Sergei Radlov: The Shakespearian Fate of a Soviet Director

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Harwood Academic Publishers, 1998 - Biography & Autobiography - 316 pages
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Sergei Radlov started as one of the left-wing directors among the disciples and companions-in-arms of Vsevolod Meyerhold in post-revolutionary years. With Radlov, both the Academic Drama Theatre and the Opera and Ballet House were reinvigorated. In the former he directed Jack London, Ernst Toller, Evgeni Zamyatin, and updated Aristophanes. In the latter he did "modern" operas, such as "The Love for Three Oranges" by Sergei Prokofiev, "Der ferne Klang" by Franz Schrecker, "Woyzeck" by Alban Berg, "Der Rosenkavalier" by Richard Strauss, and Mussorgsky's "Boris Godunov" in its authorized version.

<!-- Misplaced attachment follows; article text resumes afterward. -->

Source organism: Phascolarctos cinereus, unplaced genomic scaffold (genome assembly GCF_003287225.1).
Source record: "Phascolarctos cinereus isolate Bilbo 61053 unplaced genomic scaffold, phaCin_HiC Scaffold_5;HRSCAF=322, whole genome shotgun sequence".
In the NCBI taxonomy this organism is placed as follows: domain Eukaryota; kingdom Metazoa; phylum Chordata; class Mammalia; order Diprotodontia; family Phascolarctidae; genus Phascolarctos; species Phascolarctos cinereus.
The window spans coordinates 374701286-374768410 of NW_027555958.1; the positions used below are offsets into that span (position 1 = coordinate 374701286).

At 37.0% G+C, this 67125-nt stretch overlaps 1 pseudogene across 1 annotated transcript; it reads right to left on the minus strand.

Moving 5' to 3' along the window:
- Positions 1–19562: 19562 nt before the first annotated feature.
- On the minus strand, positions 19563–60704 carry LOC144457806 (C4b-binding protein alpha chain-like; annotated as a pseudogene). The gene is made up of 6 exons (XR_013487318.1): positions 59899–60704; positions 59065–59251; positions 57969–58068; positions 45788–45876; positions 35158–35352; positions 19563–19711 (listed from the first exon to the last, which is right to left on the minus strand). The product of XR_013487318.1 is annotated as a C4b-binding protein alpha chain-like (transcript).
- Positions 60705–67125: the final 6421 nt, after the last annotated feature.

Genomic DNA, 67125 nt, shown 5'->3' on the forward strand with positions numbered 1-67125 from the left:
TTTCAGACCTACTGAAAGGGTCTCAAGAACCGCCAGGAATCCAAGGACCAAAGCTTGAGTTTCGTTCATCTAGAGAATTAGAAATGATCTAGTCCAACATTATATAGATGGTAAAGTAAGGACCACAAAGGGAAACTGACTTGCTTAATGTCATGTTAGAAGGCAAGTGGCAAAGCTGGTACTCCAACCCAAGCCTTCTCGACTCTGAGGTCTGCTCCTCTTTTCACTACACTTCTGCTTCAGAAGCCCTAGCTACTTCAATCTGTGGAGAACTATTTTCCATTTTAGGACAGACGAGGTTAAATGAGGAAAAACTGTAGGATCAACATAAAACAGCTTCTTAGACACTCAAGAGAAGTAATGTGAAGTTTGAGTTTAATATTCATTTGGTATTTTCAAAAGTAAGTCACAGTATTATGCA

Most of all, Radlov cherished the studio theatre he had created himself which he considered his life's work and was madly protective of it. To save it, he refused to leave Piatigorsk with his first group of actors and found himself a German prisoner with the rest of the company. This event cast a shadow over the last years of his life.
In this meticulously researched book, David

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